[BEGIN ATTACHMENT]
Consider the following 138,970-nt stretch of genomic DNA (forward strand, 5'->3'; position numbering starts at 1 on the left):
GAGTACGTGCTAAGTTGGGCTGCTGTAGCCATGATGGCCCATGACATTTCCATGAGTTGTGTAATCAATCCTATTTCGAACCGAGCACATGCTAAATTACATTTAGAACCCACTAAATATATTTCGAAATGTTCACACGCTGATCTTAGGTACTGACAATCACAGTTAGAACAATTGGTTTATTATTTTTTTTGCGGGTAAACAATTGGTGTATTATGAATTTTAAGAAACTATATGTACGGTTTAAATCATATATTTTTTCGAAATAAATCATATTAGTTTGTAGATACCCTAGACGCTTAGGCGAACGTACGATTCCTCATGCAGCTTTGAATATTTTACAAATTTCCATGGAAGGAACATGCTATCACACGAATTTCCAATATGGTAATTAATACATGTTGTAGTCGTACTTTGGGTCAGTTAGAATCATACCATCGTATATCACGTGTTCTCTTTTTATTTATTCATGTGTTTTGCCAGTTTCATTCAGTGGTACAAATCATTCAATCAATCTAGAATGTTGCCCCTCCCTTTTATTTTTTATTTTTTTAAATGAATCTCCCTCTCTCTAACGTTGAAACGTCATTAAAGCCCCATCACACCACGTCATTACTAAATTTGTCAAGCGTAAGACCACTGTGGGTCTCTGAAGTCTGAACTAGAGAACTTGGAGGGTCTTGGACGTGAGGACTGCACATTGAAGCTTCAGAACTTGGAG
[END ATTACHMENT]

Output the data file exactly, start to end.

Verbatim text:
Consider the following 138,970-nt stretch of genomic DNA (forward strand, 5'->3'; position numbering starts at 1 on the left):
GAGTACGTGCTAAGTTGGGCTGCTGTAGCCATGATGGCCCATGACATTTCCATGAGTTGTGTAATCAATCCTATTTCGAACCGAGCACATGCTAAATTACATTTAGAACCCACTAAATATATTTCGAAATGTTCACACGCTGATCTTAGGTACTGACAATCACAGTTAGAACAATTGGTTTATTATTTTTTTTGCGGGTAAACAATTGGTGTATTATGAATTTTAAGAAACTATATGTACGGTTTAAATCATATATTTTTTCGAAATAAATCATATTAGTTTGTAGATACCCTAGACGCTTAGGCGAACGTACGATTCCTCATGCAGCTTTGAATATTTTACAAATTTCCATGGAAGGAACATGCTATCACACGAATTTCCAATATGGTAATTAATACATGTTGTAGTCGTACTTTGGGTCAGTTAGAATCATACCATCGTATATCACGTGTTCTCTTTTTATTTATTCATGTGTTTTGCCAGTTTCATTCAGTGGTACAAATCATTCAATCAATCTAGAATGTTGCCCCTCCCTTTTATTTTTTATTTTTTTAAATGAATCTCCCTCTCTCTAACGTTGAAACGTCATTAAAGCCCCATCACACCACGTCATTACTAAATTTGTCAAGCGTAAGACCACTGTGGGTCTCTGAAGTCTGAACTAGAGAACTTGGAGGGTCTTGGACGTGAGGACTGCACATTGAAGCTTCAGAACTTGGAG